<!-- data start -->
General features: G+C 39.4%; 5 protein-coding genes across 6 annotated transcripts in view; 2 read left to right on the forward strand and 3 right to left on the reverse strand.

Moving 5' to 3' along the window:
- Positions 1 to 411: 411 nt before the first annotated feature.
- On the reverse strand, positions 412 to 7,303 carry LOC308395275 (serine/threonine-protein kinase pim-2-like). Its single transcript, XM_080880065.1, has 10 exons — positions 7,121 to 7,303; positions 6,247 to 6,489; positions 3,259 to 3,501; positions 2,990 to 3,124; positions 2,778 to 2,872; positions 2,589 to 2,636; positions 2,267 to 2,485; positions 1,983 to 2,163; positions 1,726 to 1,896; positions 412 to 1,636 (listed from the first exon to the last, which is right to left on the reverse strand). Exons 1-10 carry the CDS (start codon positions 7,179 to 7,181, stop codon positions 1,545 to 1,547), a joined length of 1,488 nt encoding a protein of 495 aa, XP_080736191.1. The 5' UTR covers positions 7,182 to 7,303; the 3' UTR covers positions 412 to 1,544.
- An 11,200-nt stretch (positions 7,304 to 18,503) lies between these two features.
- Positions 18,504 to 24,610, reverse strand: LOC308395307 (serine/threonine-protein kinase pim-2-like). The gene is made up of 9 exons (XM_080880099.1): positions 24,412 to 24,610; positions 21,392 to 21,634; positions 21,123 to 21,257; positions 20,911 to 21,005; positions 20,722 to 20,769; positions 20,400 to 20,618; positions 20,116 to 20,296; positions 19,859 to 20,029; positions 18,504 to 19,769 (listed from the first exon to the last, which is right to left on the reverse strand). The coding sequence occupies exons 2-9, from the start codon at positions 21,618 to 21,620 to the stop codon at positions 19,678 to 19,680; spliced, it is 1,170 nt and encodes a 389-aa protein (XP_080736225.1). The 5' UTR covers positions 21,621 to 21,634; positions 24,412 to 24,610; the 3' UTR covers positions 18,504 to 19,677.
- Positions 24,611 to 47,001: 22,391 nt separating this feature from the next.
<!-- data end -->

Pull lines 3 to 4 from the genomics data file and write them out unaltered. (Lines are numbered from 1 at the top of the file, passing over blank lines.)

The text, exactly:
- Positions 1 to 411: 411 nt before the first annotated feature.
- On the reverse strand, positions 412 to 7,303 carry LOC308395275 (serine/threonine-protein kinase pim-2-like). Its single transcript, XM_080880065.1, has 10 exons — positions 7,121 to 7,303; positions 6,247 to 6,489; positions 3,259 to 3,501; positions 2,990 to 3,124; positions 2,778 to 2,872; positions 2,589 to 2,636; positions 2,267 to 2,485; positions 1,983 to 2,163; positions 1,726 to 1,896; positions 412 to 1,636 (listed from the first exon to the last, which is right to left on the reverse strand). Exons 1-10 carry the CDS (start codon positions 7,179 to 7,181, stop codon positions 1,545 to 1,547), a joined length of 1,488 nt encoding a protein of 495 aa, XP_080736191.1. The 5' UTR covers positions 7,182 to 7,303; the 3' UTR covers positions 412 to 1,544.